2023 Grateful 9: The spirit of my space

A few years back, a journey to the village to visit friends who had left the city in favour of a more bucolic setting resulted in our buying a house there too. It was to be a weekend place and not every weekend at that. We had busy lives in the city.

Places to go.

People to see.

Things to do.

Pretty soon though, it went from one weekend out of four to almost every weekend. And then the weekends that had initially started on Friday and ended on Sunday started on Thursday, then on Wednesday, and finished on Monday and then Tuesday. Soon we were spending most of our time in the village. And happily so.

The house was a move-in as-is job. The day we got the keys we slept there. Cutlery in the drawer. Delph in the press. Milk in the fridge. All we needed were sheets for the bed.

We had it for six years.

We loved it for that long, too.

But then life changed.

On a whim a few years later, we bought a second house. A doer-upper. A major doer-upper.

No – there was no lotto win. Relax. We’re talking rural Hungary here where back then you could buy a house back then for as little as €/$10,000. If you knew where to look. Of course, you’d need to have some money to do it up. We hadn’t realised how much.

Then Covid happened. And things dragged to a halt. And prices spiralled. We had to sell one to reroof the other.

We handed over the keys last week. On a Friday. It seemed fitting as we’d gotten the keys on a Friday all those years ago, too.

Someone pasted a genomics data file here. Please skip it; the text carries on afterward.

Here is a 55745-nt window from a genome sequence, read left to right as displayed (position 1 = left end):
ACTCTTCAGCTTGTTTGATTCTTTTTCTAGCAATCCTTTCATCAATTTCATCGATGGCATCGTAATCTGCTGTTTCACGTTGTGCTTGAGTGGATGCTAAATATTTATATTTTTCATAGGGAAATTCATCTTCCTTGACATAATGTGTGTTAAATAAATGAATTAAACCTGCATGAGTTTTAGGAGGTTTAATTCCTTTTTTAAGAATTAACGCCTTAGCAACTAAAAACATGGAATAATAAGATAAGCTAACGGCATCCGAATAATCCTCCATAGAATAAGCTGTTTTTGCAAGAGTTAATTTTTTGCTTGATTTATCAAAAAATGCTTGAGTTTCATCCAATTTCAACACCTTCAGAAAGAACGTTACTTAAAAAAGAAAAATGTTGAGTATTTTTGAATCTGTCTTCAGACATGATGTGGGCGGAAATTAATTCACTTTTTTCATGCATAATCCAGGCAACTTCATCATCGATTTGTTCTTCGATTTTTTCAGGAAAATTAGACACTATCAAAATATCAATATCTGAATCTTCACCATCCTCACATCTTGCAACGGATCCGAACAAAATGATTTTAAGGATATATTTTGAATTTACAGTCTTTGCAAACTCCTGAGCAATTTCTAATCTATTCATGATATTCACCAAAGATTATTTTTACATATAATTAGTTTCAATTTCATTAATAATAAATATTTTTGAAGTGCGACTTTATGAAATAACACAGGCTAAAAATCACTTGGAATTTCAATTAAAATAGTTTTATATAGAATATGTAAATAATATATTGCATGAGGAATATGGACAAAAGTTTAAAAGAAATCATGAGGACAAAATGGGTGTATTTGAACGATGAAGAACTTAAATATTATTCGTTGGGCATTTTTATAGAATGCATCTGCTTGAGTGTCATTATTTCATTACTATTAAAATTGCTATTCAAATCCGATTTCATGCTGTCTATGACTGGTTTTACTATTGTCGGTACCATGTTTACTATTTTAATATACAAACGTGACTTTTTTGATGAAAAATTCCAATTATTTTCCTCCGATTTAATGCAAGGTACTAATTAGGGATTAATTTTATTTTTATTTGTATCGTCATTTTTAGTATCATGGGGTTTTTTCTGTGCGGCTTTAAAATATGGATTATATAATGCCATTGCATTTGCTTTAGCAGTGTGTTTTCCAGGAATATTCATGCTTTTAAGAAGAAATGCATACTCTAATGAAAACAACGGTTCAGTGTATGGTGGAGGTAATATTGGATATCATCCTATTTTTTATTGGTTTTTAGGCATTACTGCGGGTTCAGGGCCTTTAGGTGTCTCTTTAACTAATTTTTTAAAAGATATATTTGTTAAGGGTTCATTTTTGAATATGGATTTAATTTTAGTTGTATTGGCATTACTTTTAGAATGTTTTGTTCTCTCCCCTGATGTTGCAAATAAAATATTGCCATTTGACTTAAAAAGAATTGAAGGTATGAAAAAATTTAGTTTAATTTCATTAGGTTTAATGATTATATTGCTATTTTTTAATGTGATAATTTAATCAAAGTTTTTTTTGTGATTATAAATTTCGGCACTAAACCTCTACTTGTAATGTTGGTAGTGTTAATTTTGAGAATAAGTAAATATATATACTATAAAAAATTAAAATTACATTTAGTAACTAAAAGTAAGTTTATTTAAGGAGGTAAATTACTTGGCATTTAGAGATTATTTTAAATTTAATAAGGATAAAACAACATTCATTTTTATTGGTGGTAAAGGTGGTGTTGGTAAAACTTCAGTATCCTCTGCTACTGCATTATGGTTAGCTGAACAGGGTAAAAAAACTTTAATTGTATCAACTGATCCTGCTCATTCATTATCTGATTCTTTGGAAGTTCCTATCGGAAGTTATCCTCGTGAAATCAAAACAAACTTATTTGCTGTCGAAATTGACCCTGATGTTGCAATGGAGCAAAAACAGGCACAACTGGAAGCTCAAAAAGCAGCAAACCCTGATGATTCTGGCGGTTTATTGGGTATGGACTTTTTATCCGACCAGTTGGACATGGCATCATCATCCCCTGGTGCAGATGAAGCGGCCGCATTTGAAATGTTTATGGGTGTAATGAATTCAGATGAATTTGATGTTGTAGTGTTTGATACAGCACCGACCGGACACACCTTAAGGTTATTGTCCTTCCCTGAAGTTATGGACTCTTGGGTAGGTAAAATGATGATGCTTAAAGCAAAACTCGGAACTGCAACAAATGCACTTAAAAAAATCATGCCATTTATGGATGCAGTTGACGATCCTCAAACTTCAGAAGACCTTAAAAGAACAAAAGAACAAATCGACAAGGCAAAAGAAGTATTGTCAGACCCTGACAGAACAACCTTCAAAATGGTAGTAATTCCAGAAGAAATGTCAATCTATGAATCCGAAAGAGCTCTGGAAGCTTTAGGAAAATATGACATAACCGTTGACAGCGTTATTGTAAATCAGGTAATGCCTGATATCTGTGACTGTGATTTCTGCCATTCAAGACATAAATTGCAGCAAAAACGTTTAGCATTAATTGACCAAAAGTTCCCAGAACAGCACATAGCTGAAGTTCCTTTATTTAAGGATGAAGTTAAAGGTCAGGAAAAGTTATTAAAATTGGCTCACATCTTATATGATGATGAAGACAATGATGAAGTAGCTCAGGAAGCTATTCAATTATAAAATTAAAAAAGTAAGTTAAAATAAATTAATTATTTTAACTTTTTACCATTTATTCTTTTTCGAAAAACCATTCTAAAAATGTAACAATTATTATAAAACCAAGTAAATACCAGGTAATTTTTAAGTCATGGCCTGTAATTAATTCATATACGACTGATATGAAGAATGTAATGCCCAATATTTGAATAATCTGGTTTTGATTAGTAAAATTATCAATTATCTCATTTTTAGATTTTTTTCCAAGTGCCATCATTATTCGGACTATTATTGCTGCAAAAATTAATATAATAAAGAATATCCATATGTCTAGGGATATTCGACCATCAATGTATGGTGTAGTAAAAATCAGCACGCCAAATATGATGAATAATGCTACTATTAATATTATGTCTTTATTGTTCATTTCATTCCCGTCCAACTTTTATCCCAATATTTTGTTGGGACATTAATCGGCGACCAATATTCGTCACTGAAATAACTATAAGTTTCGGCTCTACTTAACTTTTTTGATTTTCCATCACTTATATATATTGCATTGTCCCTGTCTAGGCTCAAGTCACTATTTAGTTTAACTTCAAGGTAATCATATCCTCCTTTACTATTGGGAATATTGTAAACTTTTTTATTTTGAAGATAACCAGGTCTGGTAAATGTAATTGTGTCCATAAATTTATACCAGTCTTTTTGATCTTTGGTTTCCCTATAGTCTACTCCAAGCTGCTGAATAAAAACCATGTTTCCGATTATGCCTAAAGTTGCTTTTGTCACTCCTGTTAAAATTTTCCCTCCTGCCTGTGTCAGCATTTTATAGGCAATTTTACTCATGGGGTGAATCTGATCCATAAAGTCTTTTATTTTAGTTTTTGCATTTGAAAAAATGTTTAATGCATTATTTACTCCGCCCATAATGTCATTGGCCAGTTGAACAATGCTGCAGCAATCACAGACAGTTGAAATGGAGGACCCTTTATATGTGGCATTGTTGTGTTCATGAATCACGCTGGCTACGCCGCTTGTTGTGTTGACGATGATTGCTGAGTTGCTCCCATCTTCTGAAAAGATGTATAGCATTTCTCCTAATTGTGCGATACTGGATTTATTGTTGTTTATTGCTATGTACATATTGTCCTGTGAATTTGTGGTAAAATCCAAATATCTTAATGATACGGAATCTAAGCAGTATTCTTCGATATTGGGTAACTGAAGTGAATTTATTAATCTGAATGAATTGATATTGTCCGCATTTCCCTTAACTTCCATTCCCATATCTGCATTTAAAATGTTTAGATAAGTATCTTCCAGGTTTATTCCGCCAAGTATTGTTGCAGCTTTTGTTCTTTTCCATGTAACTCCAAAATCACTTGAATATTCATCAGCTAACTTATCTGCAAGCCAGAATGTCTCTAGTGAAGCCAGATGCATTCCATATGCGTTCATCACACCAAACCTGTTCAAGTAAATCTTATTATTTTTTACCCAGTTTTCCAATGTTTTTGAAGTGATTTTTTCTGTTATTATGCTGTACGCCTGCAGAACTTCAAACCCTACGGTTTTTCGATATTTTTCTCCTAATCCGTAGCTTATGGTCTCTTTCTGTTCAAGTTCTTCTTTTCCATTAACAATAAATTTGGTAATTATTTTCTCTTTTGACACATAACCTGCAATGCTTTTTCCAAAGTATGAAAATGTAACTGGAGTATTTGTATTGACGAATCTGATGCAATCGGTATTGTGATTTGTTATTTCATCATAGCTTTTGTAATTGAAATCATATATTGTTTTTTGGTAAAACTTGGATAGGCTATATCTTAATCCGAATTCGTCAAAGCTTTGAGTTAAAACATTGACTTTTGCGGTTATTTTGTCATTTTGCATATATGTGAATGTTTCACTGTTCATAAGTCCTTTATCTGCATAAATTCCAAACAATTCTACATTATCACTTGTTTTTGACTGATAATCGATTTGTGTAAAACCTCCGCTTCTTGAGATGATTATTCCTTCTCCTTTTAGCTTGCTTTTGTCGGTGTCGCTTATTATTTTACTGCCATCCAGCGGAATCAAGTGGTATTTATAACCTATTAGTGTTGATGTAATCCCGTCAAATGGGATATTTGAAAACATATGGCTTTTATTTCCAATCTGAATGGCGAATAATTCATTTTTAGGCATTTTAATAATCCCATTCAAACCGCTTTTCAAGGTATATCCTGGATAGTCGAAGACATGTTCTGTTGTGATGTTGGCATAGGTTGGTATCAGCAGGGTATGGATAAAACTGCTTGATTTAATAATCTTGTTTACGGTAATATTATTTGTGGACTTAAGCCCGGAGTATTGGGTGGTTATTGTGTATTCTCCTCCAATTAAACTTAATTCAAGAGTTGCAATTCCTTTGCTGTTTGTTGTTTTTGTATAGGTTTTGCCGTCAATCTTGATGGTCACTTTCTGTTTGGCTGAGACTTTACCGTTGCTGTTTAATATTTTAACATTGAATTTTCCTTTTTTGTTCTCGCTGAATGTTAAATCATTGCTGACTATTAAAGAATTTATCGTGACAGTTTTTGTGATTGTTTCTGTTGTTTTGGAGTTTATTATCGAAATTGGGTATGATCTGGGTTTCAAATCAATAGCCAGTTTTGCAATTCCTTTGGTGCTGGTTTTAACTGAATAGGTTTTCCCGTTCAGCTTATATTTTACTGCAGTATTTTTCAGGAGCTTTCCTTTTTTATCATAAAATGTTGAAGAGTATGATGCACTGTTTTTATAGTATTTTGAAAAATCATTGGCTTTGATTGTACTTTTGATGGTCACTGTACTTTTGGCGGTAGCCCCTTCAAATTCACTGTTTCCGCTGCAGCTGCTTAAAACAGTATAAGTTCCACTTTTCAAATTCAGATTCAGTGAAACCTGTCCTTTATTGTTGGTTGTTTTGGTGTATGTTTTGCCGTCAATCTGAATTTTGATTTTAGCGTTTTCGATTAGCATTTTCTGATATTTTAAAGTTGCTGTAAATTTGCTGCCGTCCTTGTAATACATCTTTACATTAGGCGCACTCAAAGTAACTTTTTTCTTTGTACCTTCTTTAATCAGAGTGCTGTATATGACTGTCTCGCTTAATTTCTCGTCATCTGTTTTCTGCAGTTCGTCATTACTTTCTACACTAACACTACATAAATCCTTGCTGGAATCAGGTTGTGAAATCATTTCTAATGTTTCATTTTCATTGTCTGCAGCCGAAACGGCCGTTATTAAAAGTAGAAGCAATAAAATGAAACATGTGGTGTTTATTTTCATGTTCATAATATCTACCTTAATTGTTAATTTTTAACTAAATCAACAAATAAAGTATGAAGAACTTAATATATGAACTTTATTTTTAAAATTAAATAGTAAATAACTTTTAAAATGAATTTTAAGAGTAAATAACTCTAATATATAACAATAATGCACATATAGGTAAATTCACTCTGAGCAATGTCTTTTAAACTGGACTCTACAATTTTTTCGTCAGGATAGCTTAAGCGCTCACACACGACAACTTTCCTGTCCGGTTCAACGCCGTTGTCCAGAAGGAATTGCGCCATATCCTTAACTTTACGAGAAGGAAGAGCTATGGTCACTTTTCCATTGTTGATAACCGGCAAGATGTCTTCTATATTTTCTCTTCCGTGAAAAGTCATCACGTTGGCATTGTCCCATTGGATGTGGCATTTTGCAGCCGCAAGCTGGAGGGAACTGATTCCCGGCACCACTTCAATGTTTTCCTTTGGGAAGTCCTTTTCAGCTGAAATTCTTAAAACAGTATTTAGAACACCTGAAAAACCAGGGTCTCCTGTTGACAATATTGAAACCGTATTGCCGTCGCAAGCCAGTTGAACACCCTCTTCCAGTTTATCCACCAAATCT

I went to dig up the statue of St Joseph that I’d buried in the garden and to say my goodbyes and my thank yous.

Room by room.

I’m a fan of andromorphism. I assign human attributes to inanimate objects. I know that a house is an inanimate object in that it’s made of brick and mortar. I also know that in its own way, it’s a living entity.

Energy flows through the bricks. Houses can be happy or sad. They smile and frown. They get old and tired.

They need to be loved.

And cared for.

And talked to.

I have regular conversations with mine.

I’m very conscious of the energy in a house. Of how it flows. I prefer long houses to square ones. I like the energy to flow through rather than go around in circles. I like things to fit.

Visitors bring energy with them, too. Friends. Family. Neighbours. Tradespeople. They all leave their mark.

Old furniture does as well. There’s a memory there that sometimes needs to be cleared as not all energy is good energy.

I pay attention.

I’m a great woman for the holy water.

The spirit of my space needs looking after.

As we close that chapter of our lives, I’m grateful for the initial invitation that brought us to the village, for the friends who saw the house and thought of us, and for the many happy times we’ve had there.

It’ll be strange walking by it each day and seeing someone else in what was my space. I’m surprised at how difficult it was to let go. But I’m also relieved that I’ve one less thing to worry about.

I’m not cut out to be a property magnate.

But then, were I that rich, I’d have people to do the worrying for me.

2 Responses

  1. And I thought I was the only one to say ‘hello’ to my house when arrive, and ‘goodbye and thankyou’ when I leave…

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